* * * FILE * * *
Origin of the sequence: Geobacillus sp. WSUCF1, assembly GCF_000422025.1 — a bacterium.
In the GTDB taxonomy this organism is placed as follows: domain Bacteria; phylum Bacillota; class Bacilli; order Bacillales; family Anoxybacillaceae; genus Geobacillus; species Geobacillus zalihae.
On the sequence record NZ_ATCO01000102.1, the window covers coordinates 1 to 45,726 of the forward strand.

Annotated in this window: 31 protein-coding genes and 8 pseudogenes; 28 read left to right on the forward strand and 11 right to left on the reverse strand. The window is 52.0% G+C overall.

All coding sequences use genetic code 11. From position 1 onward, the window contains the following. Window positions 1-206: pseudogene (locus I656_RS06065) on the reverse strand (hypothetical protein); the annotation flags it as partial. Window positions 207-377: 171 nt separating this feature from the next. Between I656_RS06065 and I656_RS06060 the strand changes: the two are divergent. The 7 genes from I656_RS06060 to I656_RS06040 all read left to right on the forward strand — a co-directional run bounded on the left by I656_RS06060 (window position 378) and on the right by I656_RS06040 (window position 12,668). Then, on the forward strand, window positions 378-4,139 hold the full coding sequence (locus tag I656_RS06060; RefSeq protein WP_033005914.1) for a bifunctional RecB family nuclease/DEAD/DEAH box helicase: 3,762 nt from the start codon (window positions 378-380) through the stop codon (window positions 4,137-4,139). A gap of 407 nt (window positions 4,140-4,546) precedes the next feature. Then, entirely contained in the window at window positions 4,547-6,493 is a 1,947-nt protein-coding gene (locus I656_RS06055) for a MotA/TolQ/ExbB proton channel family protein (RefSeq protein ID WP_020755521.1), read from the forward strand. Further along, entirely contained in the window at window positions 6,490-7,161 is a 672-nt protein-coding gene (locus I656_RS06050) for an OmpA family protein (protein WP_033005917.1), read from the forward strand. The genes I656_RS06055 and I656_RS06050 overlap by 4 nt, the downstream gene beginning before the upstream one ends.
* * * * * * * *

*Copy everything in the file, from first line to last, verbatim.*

Origin of the sequence: Geobacillus sp. WSUCF1, assembly GCF_000422025.1 — a bacterium.
In the GTDB taxonomy this organism is placed as follows: domain Bacteria; phylum Bacillota; class Bacilli; order Bacillales; family Anoxybacillaceae; genus Geobacillus; species Geobacillus zalihae.
On the sequence record NZ_ATCO01000102.1, the window covers coordinates 1 to 45,726 of the forward strand.

Annotated in this window: 31 protein-coding genes and 8 pseudogenes; 28 read left to right on the forward strand and 11 right to left on the reverse strand. The window is 52.0% G+C overall.

All coding sequences use genetic code 11. From position 1 onward, the window contains the following. Window positions 1-206: pseudogene (locus I656_RS06065) on the reverse strand (hypothetical protein); the annotation flags it as partial. Window positions 207-377: 171 nt separating this feature from the next. Between I656_RS06065 and I656_RS06060 the strand changes: the two are divergent. The 7 genes from I656_RS06060 to I656_RS06040 all read left to right on the forward strand — a co-directional run bounded on the left by I656_RS06060 (window position 378) and on the right by I656_RS06040 (window position 12,668). Then, on the forward strand, window positions 378-4,139 hold the full coding sequence (locus tag I656_RS06060; RefSeq protein WP_033005914.1) for a bifunctional RecB family nuclease/DEAD/DEAH box helicase: 3,762 nt from the start codon (window positions 378-380) through the stop codon (window positions 4,137-4,139). A gap of 407 nt (window positions 4,140-4,546) precedes the next feature. Then, entirely contained in the window at window positions 4,547-6,493 is a 1,947-nt protein-coding gene (locus I656_RS06055) for a MotA/TolQ/ExbB proton channel family protein (RefSeq protein ID WP_020755521.1), read from the forward strand. Further along, entirely contained in the window at window positions 6,490-7,161 is a 672-nt protein-coding gene (locus I656_RS06050) for an OmpA family protein (protein WP_033005917.1), read from the forward strand. The genes I656_RS06055 and I656_RS06050 overlap by 4 nt, the downstream gene beginning before the upstream one ends.